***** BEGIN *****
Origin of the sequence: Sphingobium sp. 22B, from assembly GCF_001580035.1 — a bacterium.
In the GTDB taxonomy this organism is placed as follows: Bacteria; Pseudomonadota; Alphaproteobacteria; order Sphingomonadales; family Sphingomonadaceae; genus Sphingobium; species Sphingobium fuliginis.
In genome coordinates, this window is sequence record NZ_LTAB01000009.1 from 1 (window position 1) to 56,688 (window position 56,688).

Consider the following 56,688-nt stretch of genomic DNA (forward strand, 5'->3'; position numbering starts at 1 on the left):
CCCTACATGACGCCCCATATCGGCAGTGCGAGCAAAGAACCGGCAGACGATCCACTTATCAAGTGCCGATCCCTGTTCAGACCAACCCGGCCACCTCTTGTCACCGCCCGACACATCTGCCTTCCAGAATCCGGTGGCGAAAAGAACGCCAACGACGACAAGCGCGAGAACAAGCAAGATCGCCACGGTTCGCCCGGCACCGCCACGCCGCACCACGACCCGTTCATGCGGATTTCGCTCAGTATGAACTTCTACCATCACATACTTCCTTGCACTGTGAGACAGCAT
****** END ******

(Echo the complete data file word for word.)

Origin of the sequence: Sphingobium sp. 22B, from assembly GCF_001580035.1 — a bacterium.
In the GTDB taxonomy this organism is placed as follows: Bacteria; Pseudomonadota; Alphaproteobacteria; order Sphingomonadales; family Sphingomonadaceae; genus Sphingobium; species Sphingobium fuliginis.
In genome coordinates, this window is sequence record NZ_LTAB01000009.1 from 1 (window position 1) to 56,688 (window position 56,688).

Consider the following 56,688-nt stretch of genomic DNA (forward strand, 5'->3'; position numbering starts at 1 on the left):
CCCTACATGACGCCCCATATCGGCAGTGCGAGCAAAGAACCGGCAGACGATCCACTTATCAAGTGCCGATCCCTGTTCAGACCAACCCGGCCACCTCTTGTCACCGCCCGACACATCTGCCTTCCAGAATCCGGTGGCGAAAAGAACGCCAACGACGACAAGCGCGAGAACAAGCAAGATCGCCACGGTTCGCCCGGCACCGCCACGCCGCACCACGACCCGTTCATGCGGATTTCGCTCAGTATGAACTTCTACCATCACATACTTCCTTGCACTGTGAGACAGCAT